One of the new features of the upcoming Apple X is “Face ID” that will let you open the phone just by looking at it. The only problem? Other people could also make you open the phone by looking at it.
The age of smartphones has led to complicated legal debates about when police are allowed to search your phone. In early 2016, the FBI and Apple fought over whether Apple should help the agency access the cell phone of one of the San Bernardino killers. Apple argued that it didn’t want to create a precedent — but the FBI eventually found a way to hack into the phone without Apple’s help.
Skeptics of Face ID have called it everything from “just plain creepy” to a “privacy disaster.” But it could be a godsend for the next FBI agent trying to get into a suspect’s phone: The agent could, theoretically, hold the phone up to the face of its living or even dead owner.
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Privacy experts say that scenario should never be allowed to happen. Electronic Freedom Foundation staff attorney Sophia Cope told TheWrap there’s no question what police need to do if they want to access someone’s phone:
“They need a warrant,” she said.
Cope said that police are required to get a warrant to avoid violating the Fourth Amendment protection against unreasonable government searches and seizures.
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But the law is unclear. A Virginia court ruled in 2014 that police can, when backed by a court order, force suspects to put their thumbs on their cell phones to open them. But the court said that compelling suspects to punch in a password or share one with police would violate the Fifth Amendment right against self-incrimination.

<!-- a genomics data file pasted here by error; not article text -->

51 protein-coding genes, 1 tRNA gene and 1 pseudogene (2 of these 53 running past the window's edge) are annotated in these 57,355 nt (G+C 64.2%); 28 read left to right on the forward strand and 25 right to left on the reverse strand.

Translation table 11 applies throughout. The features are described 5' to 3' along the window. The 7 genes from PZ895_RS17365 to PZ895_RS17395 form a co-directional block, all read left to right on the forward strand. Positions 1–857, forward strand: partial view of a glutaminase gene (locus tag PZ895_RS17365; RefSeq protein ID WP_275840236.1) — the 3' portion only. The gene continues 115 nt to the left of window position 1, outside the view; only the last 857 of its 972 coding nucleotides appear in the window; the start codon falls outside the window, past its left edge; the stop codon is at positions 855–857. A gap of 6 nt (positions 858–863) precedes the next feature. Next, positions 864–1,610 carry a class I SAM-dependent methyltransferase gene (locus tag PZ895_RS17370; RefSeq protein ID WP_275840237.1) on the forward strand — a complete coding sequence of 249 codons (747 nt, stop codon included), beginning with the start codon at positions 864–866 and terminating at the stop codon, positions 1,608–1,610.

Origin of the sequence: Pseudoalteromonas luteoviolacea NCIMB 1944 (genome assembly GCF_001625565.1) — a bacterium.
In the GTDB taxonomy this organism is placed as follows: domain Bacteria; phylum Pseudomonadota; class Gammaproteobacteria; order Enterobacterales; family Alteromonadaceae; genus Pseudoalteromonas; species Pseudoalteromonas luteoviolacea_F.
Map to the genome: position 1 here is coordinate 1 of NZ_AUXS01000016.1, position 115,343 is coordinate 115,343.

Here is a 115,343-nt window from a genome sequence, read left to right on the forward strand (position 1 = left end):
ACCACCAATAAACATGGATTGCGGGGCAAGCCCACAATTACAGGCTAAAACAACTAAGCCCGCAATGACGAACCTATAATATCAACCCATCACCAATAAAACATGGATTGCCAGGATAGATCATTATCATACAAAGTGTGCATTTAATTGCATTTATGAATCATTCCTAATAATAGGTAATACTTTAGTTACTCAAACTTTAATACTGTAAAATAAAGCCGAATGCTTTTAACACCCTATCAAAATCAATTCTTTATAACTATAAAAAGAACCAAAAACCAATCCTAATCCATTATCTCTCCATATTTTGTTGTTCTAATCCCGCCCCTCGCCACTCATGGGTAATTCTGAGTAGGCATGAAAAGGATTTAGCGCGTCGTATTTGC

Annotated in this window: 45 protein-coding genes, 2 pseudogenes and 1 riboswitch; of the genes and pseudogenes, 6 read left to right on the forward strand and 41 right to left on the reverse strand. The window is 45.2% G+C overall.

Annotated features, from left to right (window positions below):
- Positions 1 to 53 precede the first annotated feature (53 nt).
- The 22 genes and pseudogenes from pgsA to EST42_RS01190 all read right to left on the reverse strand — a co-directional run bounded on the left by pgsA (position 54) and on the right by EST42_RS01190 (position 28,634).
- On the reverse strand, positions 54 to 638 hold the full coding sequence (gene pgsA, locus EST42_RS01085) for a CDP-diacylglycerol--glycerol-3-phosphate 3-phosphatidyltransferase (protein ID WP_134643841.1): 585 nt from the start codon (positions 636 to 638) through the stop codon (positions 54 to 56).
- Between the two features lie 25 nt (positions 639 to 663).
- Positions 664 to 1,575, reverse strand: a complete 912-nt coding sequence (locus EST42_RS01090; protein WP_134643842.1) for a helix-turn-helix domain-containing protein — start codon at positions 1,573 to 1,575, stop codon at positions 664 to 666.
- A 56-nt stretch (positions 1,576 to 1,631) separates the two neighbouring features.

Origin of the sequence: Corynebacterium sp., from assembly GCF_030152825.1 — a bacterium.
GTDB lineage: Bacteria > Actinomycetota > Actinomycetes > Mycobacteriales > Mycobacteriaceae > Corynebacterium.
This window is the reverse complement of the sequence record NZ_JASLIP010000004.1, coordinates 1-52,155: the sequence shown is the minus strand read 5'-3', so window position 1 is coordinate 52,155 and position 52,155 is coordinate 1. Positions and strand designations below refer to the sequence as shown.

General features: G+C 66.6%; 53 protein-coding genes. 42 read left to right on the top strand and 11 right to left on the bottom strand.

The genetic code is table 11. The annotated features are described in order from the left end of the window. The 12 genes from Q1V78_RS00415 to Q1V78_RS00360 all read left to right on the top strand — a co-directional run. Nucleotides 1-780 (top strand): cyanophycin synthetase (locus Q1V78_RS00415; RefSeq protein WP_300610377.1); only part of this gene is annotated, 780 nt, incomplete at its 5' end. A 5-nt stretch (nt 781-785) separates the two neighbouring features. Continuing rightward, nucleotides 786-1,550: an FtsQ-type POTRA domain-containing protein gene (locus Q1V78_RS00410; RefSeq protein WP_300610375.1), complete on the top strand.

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The Minnesota Court of Appeals has also held that “forcing a person to place a particular finger on a phone does not trigger the Fifth Amendment because it is not testimonial,” George Washington University law professor Orin Kerr wrote recently in the Washington Post.
Because some courts have already ruled that people can be ordered by a court to to unlock their phones with their thumbprints, courts might also order people to open their smart phones by looking at them, ACLU staff attorney Brett Kaufmann told TheWrap.
Kaufman said he doesn’t “have a real strong reaction” to face recognition technology because courts are already ruling that compelling suspects to us their thumbprint readers to open their phones does not violate the Fifth Amendment.
The Supreme Court has not yet ruled on whether forcing suspects to type in a password or use a thumbprint to unlock a phone is akin to forcing them to testify against themselves and triggering their right to “take the Fifth” and refuse to unlock the phone.
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In the Minnesota case, the court ruled that requiring a suspect to press his thumb to his phone did not “disclose any knowledge he might have or to speak his guilt, and was “no more testimonial than furnishing a blood sample, providing handwriting or voice examplars, standing in a lineup, or wearing particular clothing.”
The same issue was raised in Los Angeles when federal authorities obtained a search warrant requiring people present during a court-ordered search to press their fingers and thumbs on their phones to unlock them.
“A lot of people have wondered: Is that legal? I don’t think there’s an easy answer to that,” Kerr wrote.
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Civil libertarians are encouraged by the Supreme Court’s understanding the modern danger of allowing police free reign to snoop in cell phones. The court “is getting increasingly aware of the new technology,” Kaufman said. “A cell phone is like hauling around an entire storage facility of your personal information in your pocket.”
Supreme Court Chief Justice John Roberts said in his opinion in Riley: “Modern cell phones are not just another technological convenience. With all they contain and all they may reveal, they hold for many Americans ‘the privacies of life.'”
But depending on future court rulings, those privacies could soon become as plain as the look on your face.